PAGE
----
A major theater chain is coming very close to perfecting the worst possible way to watch a movie. Cinépolis revealed plans to put a children's playground in movie theaters. The first-of-its kind design in the U.S. (photo above) plops a 55-foot long and ...
A major theater chain is coming very close to perfecting the worst possible way to watch a movie.
CinÃ©polis Â revealed plans to put a childrenâ€™s playground in movie theaters. The first-of-its kindÂ design in the U.S. (photo above) plops a 55-foot long and 25-foot high â€œplay structureâ€ inside the auditorium itself.
The first two â€œCinÃ©polis Juniorâ€ theaters will open this month in Southern California.
The move comes at a time when most cinema chains â€” led by pioneer Alamo Drafthouse Cinema â€” are becomingÂ increasingly strict about limiting disruptions in theaters by banning talking, phone calls, and texting. But the CinÃ©polisÂ Junior concept goes 180-degrees in the other direction, creating a moviegoing experience that shrugs off the notion anybody should have to pay focused attention to a story for two hours straight.
The company further describes the new concept as a â€œspace where parents feel at ease and kids feel right in their element as they watch their new favorite film.â€ The theaters will also feature â€œelevated snack favorites such as enhanced popcorn flavors like Cheetos, Chili, Caramel, and Zebra, along with other kid-friendly menu items,â€ as well as â€œseating alternatives such as colorful bean bag-like seating and lounge chairs, and vibrant dÃ©cor.â€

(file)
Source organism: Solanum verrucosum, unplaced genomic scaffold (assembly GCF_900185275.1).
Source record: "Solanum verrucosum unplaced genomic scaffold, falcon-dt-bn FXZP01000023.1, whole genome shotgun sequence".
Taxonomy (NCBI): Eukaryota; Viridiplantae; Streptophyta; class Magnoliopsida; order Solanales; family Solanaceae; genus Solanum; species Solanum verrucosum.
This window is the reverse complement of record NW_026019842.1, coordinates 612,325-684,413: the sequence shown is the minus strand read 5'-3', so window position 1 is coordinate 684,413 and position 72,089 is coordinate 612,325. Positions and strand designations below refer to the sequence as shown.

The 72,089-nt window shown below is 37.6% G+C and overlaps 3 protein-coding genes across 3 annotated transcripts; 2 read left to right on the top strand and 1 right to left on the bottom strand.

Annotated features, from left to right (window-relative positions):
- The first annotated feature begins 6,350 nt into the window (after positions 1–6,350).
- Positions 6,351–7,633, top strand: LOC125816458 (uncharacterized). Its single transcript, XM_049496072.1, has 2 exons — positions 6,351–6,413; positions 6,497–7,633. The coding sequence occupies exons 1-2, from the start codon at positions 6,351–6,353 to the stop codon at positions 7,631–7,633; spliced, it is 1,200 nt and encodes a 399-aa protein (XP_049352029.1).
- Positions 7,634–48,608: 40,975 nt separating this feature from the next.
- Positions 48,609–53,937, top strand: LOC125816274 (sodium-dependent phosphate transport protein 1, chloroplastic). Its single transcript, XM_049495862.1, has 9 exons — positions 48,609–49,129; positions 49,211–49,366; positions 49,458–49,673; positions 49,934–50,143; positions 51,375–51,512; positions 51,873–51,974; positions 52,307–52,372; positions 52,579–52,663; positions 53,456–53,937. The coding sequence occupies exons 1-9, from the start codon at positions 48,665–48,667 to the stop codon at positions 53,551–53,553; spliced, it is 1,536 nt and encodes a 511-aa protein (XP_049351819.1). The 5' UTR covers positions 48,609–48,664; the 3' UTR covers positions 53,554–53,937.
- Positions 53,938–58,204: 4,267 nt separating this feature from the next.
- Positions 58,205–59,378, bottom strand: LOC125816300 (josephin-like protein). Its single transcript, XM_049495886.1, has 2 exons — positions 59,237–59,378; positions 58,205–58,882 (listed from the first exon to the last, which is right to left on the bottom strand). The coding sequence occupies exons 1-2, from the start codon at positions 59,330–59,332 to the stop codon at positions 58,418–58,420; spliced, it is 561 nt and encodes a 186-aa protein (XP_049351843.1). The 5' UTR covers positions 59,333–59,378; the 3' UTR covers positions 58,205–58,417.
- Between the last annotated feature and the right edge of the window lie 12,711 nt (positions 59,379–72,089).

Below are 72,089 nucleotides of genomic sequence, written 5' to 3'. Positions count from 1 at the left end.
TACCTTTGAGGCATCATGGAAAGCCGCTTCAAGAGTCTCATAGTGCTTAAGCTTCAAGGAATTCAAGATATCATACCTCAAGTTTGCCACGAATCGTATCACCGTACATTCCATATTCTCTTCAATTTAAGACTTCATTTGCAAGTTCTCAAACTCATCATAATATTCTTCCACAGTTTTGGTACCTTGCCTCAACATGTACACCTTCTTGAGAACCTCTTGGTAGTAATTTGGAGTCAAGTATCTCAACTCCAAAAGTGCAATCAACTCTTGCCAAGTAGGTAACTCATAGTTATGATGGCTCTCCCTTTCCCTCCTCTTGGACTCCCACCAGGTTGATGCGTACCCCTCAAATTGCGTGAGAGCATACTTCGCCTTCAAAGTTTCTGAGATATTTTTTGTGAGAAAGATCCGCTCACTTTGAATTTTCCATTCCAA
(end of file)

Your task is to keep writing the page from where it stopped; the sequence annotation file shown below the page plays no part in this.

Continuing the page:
Explained the CEO of CinÃ©polis USA, Adrian Mijares Elizondo: Â â€œTo help new guests fall in love with movies is our goal, and to do it in a way that caters to every need is our mission.â€
Itâ€™s a reasoning that raises a few questions, such as: Is a playground in a theater really a need? And can you truly fall in love with a movie while youâ€™reÂ stuck in a giant tube slide?
Ticket prices,Â CinÃ©polis adds, will include an additional surcharge for the pleasure of having aÂ jungle gym just a Skittles throw away from your seat.
The company first introduced the concept in Mexico two years with the playground area open before a movie started and during an intermission. But according to the L.A. Times, the chain is considering for the U.S. version â€œleaving the house lights on during the movie so that restless children can easily get up to play.â€
Of course, some parents will doubtless embrace this concept. But theÂ idea of watching a movie beside an indoor playground of shouting children wired on â€œelevated snack favoritesâ€ struck many social media users as totally hellish:
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